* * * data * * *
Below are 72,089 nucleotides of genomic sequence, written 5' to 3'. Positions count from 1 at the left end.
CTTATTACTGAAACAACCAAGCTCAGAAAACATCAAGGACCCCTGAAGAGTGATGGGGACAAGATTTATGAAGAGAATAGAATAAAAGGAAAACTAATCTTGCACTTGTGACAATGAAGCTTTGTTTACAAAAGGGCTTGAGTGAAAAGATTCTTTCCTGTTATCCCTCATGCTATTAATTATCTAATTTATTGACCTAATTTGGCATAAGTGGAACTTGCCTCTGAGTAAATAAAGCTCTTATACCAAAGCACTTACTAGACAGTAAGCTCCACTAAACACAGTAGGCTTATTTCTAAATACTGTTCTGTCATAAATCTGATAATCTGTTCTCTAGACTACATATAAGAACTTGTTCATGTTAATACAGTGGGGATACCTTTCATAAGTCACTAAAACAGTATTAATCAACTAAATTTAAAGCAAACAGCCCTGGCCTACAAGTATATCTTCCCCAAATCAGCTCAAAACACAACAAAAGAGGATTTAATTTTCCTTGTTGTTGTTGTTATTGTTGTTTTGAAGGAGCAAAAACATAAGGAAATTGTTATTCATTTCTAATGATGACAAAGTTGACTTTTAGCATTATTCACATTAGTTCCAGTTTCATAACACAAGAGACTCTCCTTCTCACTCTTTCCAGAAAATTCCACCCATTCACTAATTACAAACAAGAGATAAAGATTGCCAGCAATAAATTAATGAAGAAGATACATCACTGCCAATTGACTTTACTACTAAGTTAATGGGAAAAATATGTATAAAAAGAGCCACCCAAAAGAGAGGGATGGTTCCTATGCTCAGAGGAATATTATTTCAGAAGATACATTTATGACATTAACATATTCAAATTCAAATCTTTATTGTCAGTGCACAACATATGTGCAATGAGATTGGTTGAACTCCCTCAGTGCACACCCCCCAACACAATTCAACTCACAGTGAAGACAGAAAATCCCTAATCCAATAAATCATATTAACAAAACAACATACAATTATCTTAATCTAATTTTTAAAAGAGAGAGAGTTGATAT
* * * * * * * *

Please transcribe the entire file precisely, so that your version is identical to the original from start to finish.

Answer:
Below are 72,089 nucleotides of genomic sequence, written 5' to 3'. Positions count from 1 at the left end.
CTTATTACTGAAACAACCAAGCTCAGAAAACATCAAGGACCCCTGAAGAGTGATGGGGACAAGATTTATGAAGAGAATAGAATAAAAGGAAAACTAATCTTGCACTTGTGACAATGAAGCTTTGTTTACAAAAGGGCTTGAGTGAAAAGATTCTTTCCTGTTATCCCTCATGCTATTAATTATCTAATTTATTGACCTAATTTGGCATAAGTGGAACTTGCCTCTGAGTAAATAAAGCTCTTATACCAAAGCACTTACTAGACAGTAAGCTCCACTAAACACAGTAGGCTTATTTCTAAATACTGTTCTGTCATAAATCTGATAATCTGTTCTCTAGACTACATATAAGAACTTGTTCATGTTAATACAGTGGGGATACCTTTCATAAGTCACTAAAACAGTATTAATCAACTAAATTTAAAGCAAACAGCCCTGGCCTACAAGTATATCTTCCCCAAATCAGCTCAAAACACAACAAAAGAGGATTTAATTTTCCTTGTTGTTGTTGTTATTGTTGTTTTGAAGGAGCAAAAACATAAGGAAATTGTTATTCATTTCTAATGATGACAAAGTTGACTTTTAGCATTATTCACATTAGTTCCAGTTTCATAACACAAGAGACTCTCCTTCTCACTCTTTCCAGAAAATTCCACCCATTCACTAATTACAAACAAGAGATAAAGATTGCCAGCAATAAATTAATGAAGAAGATACATCACTGCCAATTGACTTTACTACTAAGTTAATGGGAAAAATATGTATAAAAAGAGCCACCCAAAAGAGAGGGATGGTTCCTATGCTCAGAGGAATATTATTTCAGAAGATACATTTATGACATTAACATATTCAAATTCAAATCTTTATTGTCAGTGCACAACATATGTGCAATGAGATTGGTTGAACTCCCTCAGTGCACACCCCCCAACACAATTCAACTCACAGTGAAGACAGAAAATCCCTAATCCAATAAATCATATTAACAAAACAACATACAATTATCTTAATCTAATTTTTAAAAGAGAGAGAGTTGATAT